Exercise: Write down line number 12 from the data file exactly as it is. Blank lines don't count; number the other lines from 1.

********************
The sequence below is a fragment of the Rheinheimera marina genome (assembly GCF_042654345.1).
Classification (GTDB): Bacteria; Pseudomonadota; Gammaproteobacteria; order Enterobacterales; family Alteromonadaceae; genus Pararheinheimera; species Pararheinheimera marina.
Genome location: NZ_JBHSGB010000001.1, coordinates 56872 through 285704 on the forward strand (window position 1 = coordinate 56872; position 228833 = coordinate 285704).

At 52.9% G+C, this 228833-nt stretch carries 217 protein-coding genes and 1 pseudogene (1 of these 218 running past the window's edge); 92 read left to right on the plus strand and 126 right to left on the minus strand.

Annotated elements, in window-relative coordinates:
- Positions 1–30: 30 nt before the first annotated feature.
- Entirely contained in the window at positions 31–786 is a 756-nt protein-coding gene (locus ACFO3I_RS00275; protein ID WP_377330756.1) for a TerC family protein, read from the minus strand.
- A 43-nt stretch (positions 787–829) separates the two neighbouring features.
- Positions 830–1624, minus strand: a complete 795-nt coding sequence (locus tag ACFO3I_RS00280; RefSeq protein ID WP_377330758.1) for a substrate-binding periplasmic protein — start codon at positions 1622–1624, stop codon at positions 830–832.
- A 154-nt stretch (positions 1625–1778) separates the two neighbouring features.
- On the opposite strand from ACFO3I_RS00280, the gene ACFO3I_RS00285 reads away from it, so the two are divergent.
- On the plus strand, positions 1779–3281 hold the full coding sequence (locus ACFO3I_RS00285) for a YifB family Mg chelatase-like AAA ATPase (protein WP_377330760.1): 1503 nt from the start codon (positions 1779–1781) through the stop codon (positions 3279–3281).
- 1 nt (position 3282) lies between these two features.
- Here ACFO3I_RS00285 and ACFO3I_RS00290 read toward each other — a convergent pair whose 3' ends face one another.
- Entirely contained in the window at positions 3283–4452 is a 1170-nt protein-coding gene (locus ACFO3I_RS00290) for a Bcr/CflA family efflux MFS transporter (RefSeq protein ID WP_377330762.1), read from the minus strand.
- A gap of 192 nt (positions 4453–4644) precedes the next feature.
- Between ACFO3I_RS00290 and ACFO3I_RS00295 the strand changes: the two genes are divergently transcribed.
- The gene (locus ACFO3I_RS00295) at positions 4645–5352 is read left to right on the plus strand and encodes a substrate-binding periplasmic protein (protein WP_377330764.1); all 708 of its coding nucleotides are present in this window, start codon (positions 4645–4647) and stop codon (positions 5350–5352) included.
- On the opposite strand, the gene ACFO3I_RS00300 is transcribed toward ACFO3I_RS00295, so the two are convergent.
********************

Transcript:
- On the plus strand, positions 1779–3281 hold the full coding sequence (locus ACFO3I_RS00285) for a YifB family Mg chelatase-like AAA ATPase (protein WP_377330760.1): 1503 nt from the start codon (positions 1779–1781) through the stop codon (positions 3279–3281).